Coming down from euphoria

Europe’s blossoming love affair with equities is cautiously confirmed by Salomon Smith Barney’s latest European Fund Flows strategy report. According to this latest data, an average of $5.1bn (E4.9bn) is being pumped into European domiciled equity funds every month.
But the important question is not whether inflows into equity funds are large, but rather, whether these inflows are growing. SSB’s data suggests that they are not, at least in recent months. Indeed, inflows have slowed down in all of the main European markets over the second quarter of 1999, and across Europe as a whole have fallen by almost 20%.
A trend towards equity investment, and particularly non-domestic equity investment, is an indicator of growing maturity amongst Europe’s investors – whether retail or institutional. Total net asset growth and the changes in the asset mix within each fund market present part of the picture but for a ‘cleaner’ picture of trends, market or fund performance needs to be stripped out. Salomon Smith Barney take data from all available sources, whether regulatory, private or from trade associations, to compile this monthly report on investment trends.
The largest share of the new money has been from Germany ($ 7.7bn), followed by Italy ($ 5.5bn) and finally the UK ($ 4.8bn). Although the UK still has the largest amount of equity fund assets, it is no longer the case that the UK accounts for the bulk of Europe’s equity inflows.
In one of Europe’s most important markets, Germany, flows into German equity funds slowed down in April and May, with foreign investors selling in 1999, following increased demand in 1998. Nevertheless, equity fund assets now account for as much as 38% of the German total. (This may seem an unusually high proportion, considering the traditionally risk-averse profile of the German investor, yet the figure is confirmed by data from Lipper Limited, Reuters’ fund information division.) Foreign demand for German bonds, meanwhile, remained strong.
In neighbouring France, meanwhile, the picture is less rosy; inflows into equity funds have decreased throughout the second quarter. Over the year to date, French investors have tended to favour foreign equities over their domestic equivalents, but in June favoured neither, and were net sellers of both foreign and domestic equity funds. Despite this, the healthy inflows of the first quarter have not been wiped out, and equity fund assets now account for more than 29% of the industry total – up by 2.5% on the December 1998 figure. The staple of the French industry, the money market sector, continued to suffer outflows in the end of the second quarter, although demand for French bonds increased over the first half of this year.
Moving south to Italy, the story is similar – there too, inflows have slowed – down to about 22% of the total for 1998 over the first six months of 1999 - although not quite so dramatically as in France. The phenomenal head of steam built up over 1998 (largely due to the banks actively moving their clients from deposit accounts and into funds) may take some time to cool off, and demand for foreign equities remains fairly strong, with monthly inflows still running at more than LIt3.5trn (E1.8bn). Domestic equity funds have, however, been sustaining outflows all through the first half of 1999, resulting in a negative liquidity indicator for Italy. That is, outflows from domestic equity funds have been such that they are expected to have a negative impact on the equity market. The strongest demand is now for non-Eurozone equities.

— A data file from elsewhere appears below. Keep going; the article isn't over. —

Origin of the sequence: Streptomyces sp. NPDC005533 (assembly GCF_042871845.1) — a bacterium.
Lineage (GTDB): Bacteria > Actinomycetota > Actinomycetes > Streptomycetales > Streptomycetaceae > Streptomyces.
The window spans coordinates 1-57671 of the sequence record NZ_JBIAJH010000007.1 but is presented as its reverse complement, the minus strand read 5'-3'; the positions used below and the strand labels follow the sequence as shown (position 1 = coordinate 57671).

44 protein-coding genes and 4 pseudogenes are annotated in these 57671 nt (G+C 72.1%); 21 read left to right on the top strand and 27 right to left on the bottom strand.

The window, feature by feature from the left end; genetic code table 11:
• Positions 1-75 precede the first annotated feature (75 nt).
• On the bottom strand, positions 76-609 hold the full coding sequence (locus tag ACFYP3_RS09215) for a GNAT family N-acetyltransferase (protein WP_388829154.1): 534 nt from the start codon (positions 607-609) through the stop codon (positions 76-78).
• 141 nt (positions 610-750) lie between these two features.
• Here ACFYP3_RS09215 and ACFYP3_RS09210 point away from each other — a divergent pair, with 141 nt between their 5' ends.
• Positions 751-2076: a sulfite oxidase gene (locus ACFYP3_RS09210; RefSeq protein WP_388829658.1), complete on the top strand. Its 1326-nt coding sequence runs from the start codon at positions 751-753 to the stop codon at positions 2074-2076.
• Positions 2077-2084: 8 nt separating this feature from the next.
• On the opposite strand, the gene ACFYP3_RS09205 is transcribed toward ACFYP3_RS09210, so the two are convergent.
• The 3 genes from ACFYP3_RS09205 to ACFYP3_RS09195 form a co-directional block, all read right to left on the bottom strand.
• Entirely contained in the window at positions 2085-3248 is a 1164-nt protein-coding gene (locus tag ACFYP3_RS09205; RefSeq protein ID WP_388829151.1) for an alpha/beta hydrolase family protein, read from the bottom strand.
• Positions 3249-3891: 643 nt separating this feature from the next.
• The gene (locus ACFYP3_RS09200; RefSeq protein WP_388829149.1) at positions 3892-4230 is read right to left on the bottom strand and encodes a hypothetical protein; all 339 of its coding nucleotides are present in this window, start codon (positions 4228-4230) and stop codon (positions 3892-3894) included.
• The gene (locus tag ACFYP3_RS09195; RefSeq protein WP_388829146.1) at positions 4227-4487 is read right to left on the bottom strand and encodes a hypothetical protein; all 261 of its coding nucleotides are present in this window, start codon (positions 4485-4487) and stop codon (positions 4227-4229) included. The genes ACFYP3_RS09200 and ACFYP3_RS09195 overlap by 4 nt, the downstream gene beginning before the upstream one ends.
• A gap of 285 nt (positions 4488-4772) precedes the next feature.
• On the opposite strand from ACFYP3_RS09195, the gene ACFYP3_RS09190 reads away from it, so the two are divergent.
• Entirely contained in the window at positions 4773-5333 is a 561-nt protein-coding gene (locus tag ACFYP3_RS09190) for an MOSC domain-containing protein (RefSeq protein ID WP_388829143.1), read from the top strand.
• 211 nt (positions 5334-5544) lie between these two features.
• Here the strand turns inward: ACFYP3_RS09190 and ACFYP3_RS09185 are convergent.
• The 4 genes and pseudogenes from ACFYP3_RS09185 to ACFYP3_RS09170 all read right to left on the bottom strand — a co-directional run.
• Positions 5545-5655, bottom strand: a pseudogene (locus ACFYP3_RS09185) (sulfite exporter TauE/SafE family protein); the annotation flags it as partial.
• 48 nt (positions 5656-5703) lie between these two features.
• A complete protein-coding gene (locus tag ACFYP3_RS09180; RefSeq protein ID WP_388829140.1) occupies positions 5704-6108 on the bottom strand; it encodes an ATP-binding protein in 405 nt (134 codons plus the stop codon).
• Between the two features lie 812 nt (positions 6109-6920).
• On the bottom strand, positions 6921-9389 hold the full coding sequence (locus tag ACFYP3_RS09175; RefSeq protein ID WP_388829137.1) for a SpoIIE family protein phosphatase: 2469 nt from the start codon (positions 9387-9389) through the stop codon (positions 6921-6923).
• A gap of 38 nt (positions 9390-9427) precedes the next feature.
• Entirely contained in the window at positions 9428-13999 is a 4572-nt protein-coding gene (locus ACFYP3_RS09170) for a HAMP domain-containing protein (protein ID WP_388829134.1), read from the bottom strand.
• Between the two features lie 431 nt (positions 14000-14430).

Looking closer to home, flows into UK equity funds remain healthy, relative to 1998 values. However, as in much of the rest of the continent, inflows have slowed since the record figure which is over £1.3bn, (E2bn) posted in March 1999, and while UK investors continue to buy both domestic and, to a modest extent, foreign equities, foreign investors were net sellers of UK equities in the first quarter of 1999. This was offset though, by robust demand for UK bonds – a reversal of fortunes for fixed income products, following several quarters of net selling by foreign investors.
The overall picture then, seems to be of a European market which is coming down from the euphoria induced by the wave of bullishness which gripped investors for most of last year. Equally this appears to be heralding an incipient return to fixed income products, despite the fact that bond markets have been in retreat since January.
However, hard data on fund flows is difficult to find and even more difficult to interpret. The difficulty in interpreting the data comes from the fact that the universe of funds measured by each local trade association or regulatory body varies. Salomon Smith Barney attempt to circumvent this problem by drawing on multiple sources, yet the fact remains that monthly, or even quarterly, movements tend to be sharp and do not always reflect longer term trends. A truer picture comes from looking at data drawn over much longer periods of time.

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